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All Newsletters : June 2001 : A Welcome Change In Attitude

A Welcome Change In Attitude
A Message from C-BERSS Chairperson Maria Harries

It is sometimes said that it takes two generations to change firmly entrenched attitudes.

Two generations ago, policy makers thought there was nothing wrong or damaging in the practice of uprooting small children from their families and shipping them off to foreign lands and cultures.
Nor, over many decades were they prepared to recognise the long term harm that emotional deprivation, physical hardship and often abuse would wreak in the lives of those children as they grew into adults.
Over the past decade, those attitudes have begun to shift, starting first at the community level with the establishment of support organisations and self help groups, and extending out to encompass more broadly based social institutions and the community as a whole.

In July 1993, the Christian Brothers took the initiative when the Order issued a public apology to all those who suffered abuse while resident at any of their child care institutions. The apology was published in both the West Australian newspaper and in the Weekend Australian. C-BERS started 18 months later in January 1995.

Over the past few years alone, this long-overdue momentum of attitudinal change has gathered pace.

In 1999, the British House of Commons conducted an Inquiry into the Welfare of former British Child Migrants to which the British Government responded with practical measures to help heal the wounds of the past.
In the same year, the Irish Government apologised for the wrongs that were done to children who, in previous generations, lived in institutional care for which it was responsible and committed significant funding for the provision of services and supports.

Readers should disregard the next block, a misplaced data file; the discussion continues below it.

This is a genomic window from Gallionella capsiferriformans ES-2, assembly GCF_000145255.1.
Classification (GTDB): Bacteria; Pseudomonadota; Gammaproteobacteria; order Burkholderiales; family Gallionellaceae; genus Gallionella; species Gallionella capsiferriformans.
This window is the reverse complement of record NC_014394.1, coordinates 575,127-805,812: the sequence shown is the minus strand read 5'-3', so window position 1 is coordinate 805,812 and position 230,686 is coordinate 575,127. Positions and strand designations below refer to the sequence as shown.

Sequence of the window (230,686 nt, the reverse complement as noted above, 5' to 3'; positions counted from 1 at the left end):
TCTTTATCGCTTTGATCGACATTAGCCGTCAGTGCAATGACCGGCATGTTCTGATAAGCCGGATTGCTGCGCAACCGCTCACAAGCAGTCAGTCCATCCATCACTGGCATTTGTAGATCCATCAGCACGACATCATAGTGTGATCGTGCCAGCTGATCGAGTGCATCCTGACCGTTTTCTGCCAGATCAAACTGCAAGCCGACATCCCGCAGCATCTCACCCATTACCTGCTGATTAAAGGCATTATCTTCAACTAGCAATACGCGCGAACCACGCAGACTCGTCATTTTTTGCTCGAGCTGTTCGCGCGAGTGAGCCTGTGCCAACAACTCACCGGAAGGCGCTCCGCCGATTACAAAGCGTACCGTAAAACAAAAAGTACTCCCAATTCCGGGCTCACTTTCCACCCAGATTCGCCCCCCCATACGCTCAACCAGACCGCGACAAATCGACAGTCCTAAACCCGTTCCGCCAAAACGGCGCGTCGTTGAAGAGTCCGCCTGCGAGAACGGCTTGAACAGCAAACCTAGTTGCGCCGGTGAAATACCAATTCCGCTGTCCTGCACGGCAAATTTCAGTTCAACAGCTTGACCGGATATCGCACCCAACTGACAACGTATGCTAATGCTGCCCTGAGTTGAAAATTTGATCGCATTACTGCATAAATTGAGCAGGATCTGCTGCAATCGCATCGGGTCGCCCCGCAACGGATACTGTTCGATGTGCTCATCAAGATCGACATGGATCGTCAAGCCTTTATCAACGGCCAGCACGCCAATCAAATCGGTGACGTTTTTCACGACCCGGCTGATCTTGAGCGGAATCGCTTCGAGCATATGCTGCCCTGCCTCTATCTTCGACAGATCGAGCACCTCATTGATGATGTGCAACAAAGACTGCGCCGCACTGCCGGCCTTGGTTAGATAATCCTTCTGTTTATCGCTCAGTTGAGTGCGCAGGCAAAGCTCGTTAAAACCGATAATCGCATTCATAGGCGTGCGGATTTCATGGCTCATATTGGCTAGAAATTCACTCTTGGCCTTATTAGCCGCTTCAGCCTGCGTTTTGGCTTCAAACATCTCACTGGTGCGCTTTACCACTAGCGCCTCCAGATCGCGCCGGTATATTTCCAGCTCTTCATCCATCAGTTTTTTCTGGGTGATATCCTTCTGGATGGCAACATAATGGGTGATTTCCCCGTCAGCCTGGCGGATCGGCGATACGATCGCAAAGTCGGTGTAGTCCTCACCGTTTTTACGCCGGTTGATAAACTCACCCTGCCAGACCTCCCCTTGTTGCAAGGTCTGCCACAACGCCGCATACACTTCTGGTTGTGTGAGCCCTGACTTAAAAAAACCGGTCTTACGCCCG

Late last year, the Australian Senate announced an inquiry into the role and responsibility of Australian Governments in relation to child migration schemes practiced during the 20th Century including consideration of whether a formal apology and compensation may be called for. With hearings in the United Kingdom and around Australia (including Perth) now concluded, the Senate Committee is preparing its report due for release on 30 August 2001. (C-BERS also made a written submission to the Inquiry on behalf of our clients).
Also this year, the Catholic Church issued an apology to former child migrants (a copy of which is included with this newsletter).

For all those who have lived with the consequences of child migration for the past two generations, these developments hold out the promise of a brighter future. The first stage of the healing process has been to validate the harsh reality of the personal experiences many were forced to endure.
The practices of the past were wrong and inhumane and must be recognised as such. Those who developed and implemented child migration schemes must accept responsibility for their part in the damage that ensued. And finally, the consequences of child migration practices must be addressed with practical measures that will support healing. From there we can all move forward.
At the start of the 21st Century, we are closer to achieving these outcomes than ever before.
The change in attitudes which make this possible has been a long time coming. Its progress has been greatly hastened by the courage of former child migrants who have been prepared to share the pain of their private lives publicly and the determination of all those who have campaigned so passionately to right the wrongs of the past.
For those of us who work in this area we thank you all for your courage and your determination.

Maria Harries


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